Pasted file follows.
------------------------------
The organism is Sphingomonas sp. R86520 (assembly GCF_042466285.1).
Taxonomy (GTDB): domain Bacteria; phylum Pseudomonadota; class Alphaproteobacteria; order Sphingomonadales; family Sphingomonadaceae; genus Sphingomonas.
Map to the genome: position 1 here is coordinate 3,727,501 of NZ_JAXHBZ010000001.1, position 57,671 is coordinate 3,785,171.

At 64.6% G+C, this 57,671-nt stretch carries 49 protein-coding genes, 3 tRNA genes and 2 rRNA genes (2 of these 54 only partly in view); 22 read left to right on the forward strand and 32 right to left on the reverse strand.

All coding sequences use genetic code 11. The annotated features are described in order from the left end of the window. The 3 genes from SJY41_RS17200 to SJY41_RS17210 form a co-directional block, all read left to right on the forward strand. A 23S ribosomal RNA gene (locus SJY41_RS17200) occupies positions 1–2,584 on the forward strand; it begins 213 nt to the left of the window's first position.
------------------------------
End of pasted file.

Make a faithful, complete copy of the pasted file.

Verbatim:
The organism is Sphingomonas sp. R86520 (assembly GCF_042466285.1).
Taxonomy (GTDB): domain Bacteria; phylum Pseudomonadota; class Alphaproteobacteria; order Sphingomonadales; family Sphingomonadaceae; genus Sphingomonas.
Map to the genome: position 1 here is coordinate 3,727,501 of NZ_JAXHBZ010000001.1, position 57,671 is coordinate 3,785,171.

At 64.6% G+C, this 57,671-nt stretch carries 49 protein-coding genes, 3 tRNA genes and 2 rRNA genes (2 of these 54 only partly in view); 22 read left to right on the forward strand and 32 right to left on the reverse strand.

All coding sequences use genetic code 11. The annotated features are described in order from the left end of the window. The 3 genes from SJY41_RS17200 to SJY41_RS17210 form a co-directional block, all read left to right on the forward strand. A 23S ribosomal RNA gene (locus SJY41_RS17200) occupies positions 1–2,584 on the forward strand; it begins 213 nt to the left of the window's first position.